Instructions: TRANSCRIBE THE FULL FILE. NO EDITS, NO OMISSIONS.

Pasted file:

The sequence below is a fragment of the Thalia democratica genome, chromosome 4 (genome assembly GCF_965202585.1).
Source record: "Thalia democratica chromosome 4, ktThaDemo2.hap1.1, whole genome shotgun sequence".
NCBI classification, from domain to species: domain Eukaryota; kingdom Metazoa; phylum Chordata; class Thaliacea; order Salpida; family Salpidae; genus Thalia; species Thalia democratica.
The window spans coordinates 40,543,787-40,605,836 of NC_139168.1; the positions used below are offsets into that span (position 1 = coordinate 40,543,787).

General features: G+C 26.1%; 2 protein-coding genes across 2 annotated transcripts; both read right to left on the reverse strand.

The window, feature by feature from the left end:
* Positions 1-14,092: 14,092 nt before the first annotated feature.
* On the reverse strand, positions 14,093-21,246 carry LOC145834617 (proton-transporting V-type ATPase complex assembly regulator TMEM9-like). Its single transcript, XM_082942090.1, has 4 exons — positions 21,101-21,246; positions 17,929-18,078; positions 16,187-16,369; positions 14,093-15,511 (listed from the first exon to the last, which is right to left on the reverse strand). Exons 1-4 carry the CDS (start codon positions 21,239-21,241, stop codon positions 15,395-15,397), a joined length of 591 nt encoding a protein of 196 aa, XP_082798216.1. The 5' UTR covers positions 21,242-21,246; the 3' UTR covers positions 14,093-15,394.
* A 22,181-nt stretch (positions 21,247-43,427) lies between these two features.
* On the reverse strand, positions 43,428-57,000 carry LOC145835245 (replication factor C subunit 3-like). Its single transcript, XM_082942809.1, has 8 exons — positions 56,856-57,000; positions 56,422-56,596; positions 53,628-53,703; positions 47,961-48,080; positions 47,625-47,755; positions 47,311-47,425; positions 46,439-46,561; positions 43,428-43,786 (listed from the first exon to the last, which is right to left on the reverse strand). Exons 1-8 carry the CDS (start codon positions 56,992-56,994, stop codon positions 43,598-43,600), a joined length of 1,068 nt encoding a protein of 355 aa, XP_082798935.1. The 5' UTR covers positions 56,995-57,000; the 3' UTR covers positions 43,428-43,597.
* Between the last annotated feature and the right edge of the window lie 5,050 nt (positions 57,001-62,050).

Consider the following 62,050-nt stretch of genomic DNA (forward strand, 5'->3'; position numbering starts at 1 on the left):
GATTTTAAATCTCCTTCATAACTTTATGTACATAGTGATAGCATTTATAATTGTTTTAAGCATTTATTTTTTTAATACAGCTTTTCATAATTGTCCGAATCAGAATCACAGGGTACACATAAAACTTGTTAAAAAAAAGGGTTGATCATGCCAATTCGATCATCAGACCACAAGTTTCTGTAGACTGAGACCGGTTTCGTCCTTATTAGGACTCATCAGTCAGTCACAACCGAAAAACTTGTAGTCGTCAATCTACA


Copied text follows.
The sequence below is a fragment of the Thalia democratica genome, chromosome 4 (genome assembly GCF_965202585.1).
Source record: "Thalia democratica chromosome 4, ktThaDemo2.hap1.1, whole genome shotgun sequence".
NCBI classification, from domain to species: domain Eukaryota; kingdom Metazoa; phylum Chordata; class Thaliacea; order Salpida; family Salpidae; genus Thalia; species Thalia democratica.
The window spans coordinates 40,543,787-40,605,836 of NC_139168.1; the positions used below are offsets into that span (position 1 = coordinate 40,543,787).

General features: G+C 26.1%; 2 protein-coding genes across 2 annotated transcripts; both read right to left on the reverse strand.

The window, feature by feature from the left end:
* Positions 1-14,092: 14,092 nt before the first annotated feature.
* On the reverse strand, positions 14,093-21,246 carry LOC145834617 (proton-transporting V-type ATPase complex assembly regulator TMEM9-like). Its single transcript, XM_082942090.1, has 4 exons — positions 21,101-21,246; positions 17,929-18,078; positions 16,187-16,369; positions 14,093-15,511 (listed from the first exon to the last, which is right to left on the reverse strand). Exons 1-4 carry the CDS (start codon positions 21,239-21,241, stop codon positions 15,395-15,397), a joined length of 591 nt encoding a protein of 196 aa, XP_082798216.1. The 5' UTR covers positions 21,242-21,246; the 3' UTR covers positions 14,093-15,394.
* A 22,181-nt stretch (positions 21,247-43,427) lies between these two features.
* On the reverse strand, positions 43,428-57,000 carry LOC145835245 (replication factor C subunit 3-like). Its single transcript, XM_082942809.1, has 8 exons — positions 56,856-57,000; positions 56,422-56,596; positions 53,628-53,703; positions 47,961-48,080; positions 47,625-47,755; positions 47,311-47,425; positions 46,439-46,561; positions 43,428-43,786 (listed from the first exon to the last, which is right to left on the reverse strand). Exons 1-8 carry the CDS (start codon positions 56,992-56,994, stop codon positions 43,598-43,600), a joined length of 1,068 nt encoding a protein of 355 aa, XP_082798935.1. The 5' UTR covers positions 56,995-57,000; the 3' UTR covers positions 43,428-43,597.
* Between the last annotated feature and the right edge of the window lie 5,050 nt (positions 57,001-62,050).

Consider the following 62,050-nt stretch of genomic DNA (forward strand, 5'->3'; position numbering starts at 1 on the left):
GATTTTAAATCTCCTTCATAACTTTATGTACATAGTGATAGCATTTATAATTGTTTTAAGCATTTATTTTTTTAATACAGCTTTTCATAATTGTCCGAATCAGAATCACAGGGTACACATAAAACTTGTTAAAAAAAAGGGTTGATCATGCCAATTCGATCATCAGACCACAAGTTTCTGTAGACTGAGACCGGTTTCGTCCTTATTAGGACTCATCAGTCAGTCACAACCGAAAAACTTGTAGTCGTCAATCTACA